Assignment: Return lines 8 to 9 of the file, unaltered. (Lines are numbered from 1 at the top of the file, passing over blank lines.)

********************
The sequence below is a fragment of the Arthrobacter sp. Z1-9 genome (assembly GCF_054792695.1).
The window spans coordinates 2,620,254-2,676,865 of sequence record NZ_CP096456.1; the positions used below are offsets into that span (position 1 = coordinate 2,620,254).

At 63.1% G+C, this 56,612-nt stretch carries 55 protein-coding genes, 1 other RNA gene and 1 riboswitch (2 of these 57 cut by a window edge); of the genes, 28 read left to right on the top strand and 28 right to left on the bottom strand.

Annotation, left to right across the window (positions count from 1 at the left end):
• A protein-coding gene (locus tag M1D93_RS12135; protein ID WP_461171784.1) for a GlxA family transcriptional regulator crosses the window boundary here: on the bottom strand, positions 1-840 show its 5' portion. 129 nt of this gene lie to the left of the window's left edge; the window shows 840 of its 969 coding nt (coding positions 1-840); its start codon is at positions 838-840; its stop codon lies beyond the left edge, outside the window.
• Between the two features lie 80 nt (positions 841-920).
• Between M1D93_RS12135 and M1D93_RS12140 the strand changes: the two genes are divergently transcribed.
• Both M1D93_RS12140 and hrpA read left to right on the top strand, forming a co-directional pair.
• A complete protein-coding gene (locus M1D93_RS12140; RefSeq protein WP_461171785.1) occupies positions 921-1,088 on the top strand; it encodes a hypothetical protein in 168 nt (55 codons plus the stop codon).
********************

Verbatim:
• Both M1D93_RS12140 and hrpA read left to right on the top strand, forming a co-directional pair.
• A complete protein-coding gene (locus M1D93_RS12140; RefSeq protein WP_461171785.1) occupies positions 921-1,088 on the top strand; it encodes a hypothetical protein in 168 nt (55 codons plus the stop codon).